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Life & Work with Kaitlin Barnhart

Today we’d like to introduce you to Kaitlin Barnhart.  

Hi Kaitlin, so excited to have you with us today. What can you tell us about your story?
As a mental health professional, my career always pivoted around helping youth in foster care and foster families thrive. Early in my career, I started to use my hobby of fly fishing as a way to cope with the stress from work and to decompress from the feelings of not being able to do enough for foster children. I soon realized how therapeutic fly fishing was and also how beneficial it would be for children in foster care to experience these moments of getting to take a break from a chaotic, always changing life. I began to take foster children here and there on the weekends but couldn’t convince my staff that this sport should be added as a therapeutic modality. Several years later, I met Jess Westbrook, of Little Rock, Arkansas, through social media–I learned that he had just started taking foster children fly fishing and started a nonprofit, called The Mayfly Project, to serve his local community. After many hours on the phone, discussing our similar philosophies, with the common denominator being fly fishing is healing and home waters can be anywhere you can cast a fly rod, we knew we had to take it to the next level. With Jess’ background in finance and his wife, Laura’s background as a lawyer, and my knowledge of foster care and program development, together, we decided to turn TMP into a national nonprofit. We started with two projects in Idaho and Arkansas, and now have 63 projects across the country and into the United Kingdom, serving hundreds of kids a year with the great sport of fly fishing and the gift of mentorship. All of our projects start because someone in the community cares about children in care and wants to get them outdoors fly fishing. We select 5 lead mentors a year for project start-ups and end up receiving about 15-20 applications to start projects per year. In Michigan, we have two established projects in Grand Rapids and Traverse City, and we are starting a new project in Detroit in 2023. Kids in our program get to participate in 5 mentoring outings where they learn all about fly fishing, conservation, the characteristics of an angler, and how to tie flies, and they receive all of their own fly-fishing gear to keep!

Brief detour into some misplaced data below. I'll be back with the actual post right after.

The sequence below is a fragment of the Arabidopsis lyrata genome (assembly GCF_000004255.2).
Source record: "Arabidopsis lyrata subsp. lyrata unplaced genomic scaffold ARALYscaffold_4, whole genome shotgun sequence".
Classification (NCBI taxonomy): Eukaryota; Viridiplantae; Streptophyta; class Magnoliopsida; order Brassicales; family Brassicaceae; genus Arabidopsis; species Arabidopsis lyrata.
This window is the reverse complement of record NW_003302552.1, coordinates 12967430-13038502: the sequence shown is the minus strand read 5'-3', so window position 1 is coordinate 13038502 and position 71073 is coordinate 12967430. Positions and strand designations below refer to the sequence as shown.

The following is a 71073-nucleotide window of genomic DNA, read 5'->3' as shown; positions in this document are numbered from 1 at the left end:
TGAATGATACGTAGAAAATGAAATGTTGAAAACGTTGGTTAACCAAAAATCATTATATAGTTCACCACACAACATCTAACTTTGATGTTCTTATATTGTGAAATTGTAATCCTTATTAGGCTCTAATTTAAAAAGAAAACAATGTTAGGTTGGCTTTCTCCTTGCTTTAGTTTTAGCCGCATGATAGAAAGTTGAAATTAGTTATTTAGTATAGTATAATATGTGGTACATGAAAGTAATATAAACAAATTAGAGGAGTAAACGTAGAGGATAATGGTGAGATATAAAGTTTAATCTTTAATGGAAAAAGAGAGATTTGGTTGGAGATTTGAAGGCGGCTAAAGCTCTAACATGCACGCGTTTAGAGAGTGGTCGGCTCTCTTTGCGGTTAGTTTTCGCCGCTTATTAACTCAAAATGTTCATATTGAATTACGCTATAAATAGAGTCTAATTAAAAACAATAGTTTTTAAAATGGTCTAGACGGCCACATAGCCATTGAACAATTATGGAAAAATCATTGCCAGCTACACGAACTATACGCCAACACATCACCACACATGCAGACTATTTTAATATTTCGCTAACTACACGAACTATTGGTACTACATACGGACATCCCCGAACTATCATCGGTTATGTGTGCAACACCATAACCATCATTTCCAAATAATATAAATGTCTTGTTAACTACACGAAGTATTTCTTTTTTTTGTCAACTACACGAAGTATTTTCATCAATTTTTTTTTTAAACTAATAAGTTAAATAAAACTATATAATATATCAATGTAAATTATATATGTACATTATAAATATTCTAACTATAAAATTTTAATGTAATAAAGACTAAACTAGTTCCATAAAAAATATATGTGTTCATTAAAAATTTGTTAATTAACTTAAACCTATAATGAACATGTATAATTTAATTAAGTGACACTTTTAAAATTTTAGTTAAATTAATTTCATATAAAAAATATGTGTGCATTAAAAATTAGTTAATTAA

Would you say it’s been a smooth road, and if not, what are some of the biggest challenges you’ve faced along the way?
Early on, the biggest struggle was working my other job while trying to build The Mayfly Project. I spent so many nights up till 3 am, trying to lay a strong foundation for TMP, and then working during the day while raising 3 kids. I often call TMP my 4th baby because I was up so late with it when it was a baby haha. The other struggle was developing TMP long-distance with Jess in a completely different state (we still run TMP together from different states). I don’t want to know how many hours we have spent on the phone since 2015, but we are used to it now and proud of what we have accomplished together. I have left my career to pursue TMP full-time now! 

Can you tell our readers more about what you do and what you think sets you apart from others?
As the co-founder and program director of The Mayfly Project, I do a multitude of jobs for TMP, but mainly program development, building projects, training lead mentors, doing crisis prevention work, and helping our project leads connect to the foster care systems where they are starting projects. Before joining TMP, I wore many hats, that included hospital social work, case management with health and welfare, and residential treatment counselor for youth in care. Once I became a serious fly fisher, I started writing for magazines and used my hobby of writing to share my adventures with the world and to encourage that fly fishing is indeed for everyone. I’m incredibly proud of how TMP has grown and whenever I receive pictures (almost every weekend) from projects out fly fishing with foster kids, it’s such a rewarding feeling for us. 

What quality or characteristic do you feel is most important to your success?
Grit and passion! Jess and I are very similar in that we work hard, we don’t give up, and obstacles are not roadblocks but just a minor inconveniences. We teach the kids in our program that fly fishing creates the characteristic of having grit–being able to push through when the fish aren’t biting, when things aren’t working out like we wanted, and understanding that the feeling of success at the end of the day was worth the struggles. Grit is also rolling with the punches, which as a nonprofit leaders working with foster care systems, we have to sometimes deal with! We wouldn’t be doing this if we were not incredibly passionate about supporting foster children with fly fishing! 


  • Cost per kid to participate $780

Contact Info:

Image Credits
Kyla Kulp Photography
Emma Brown Photography

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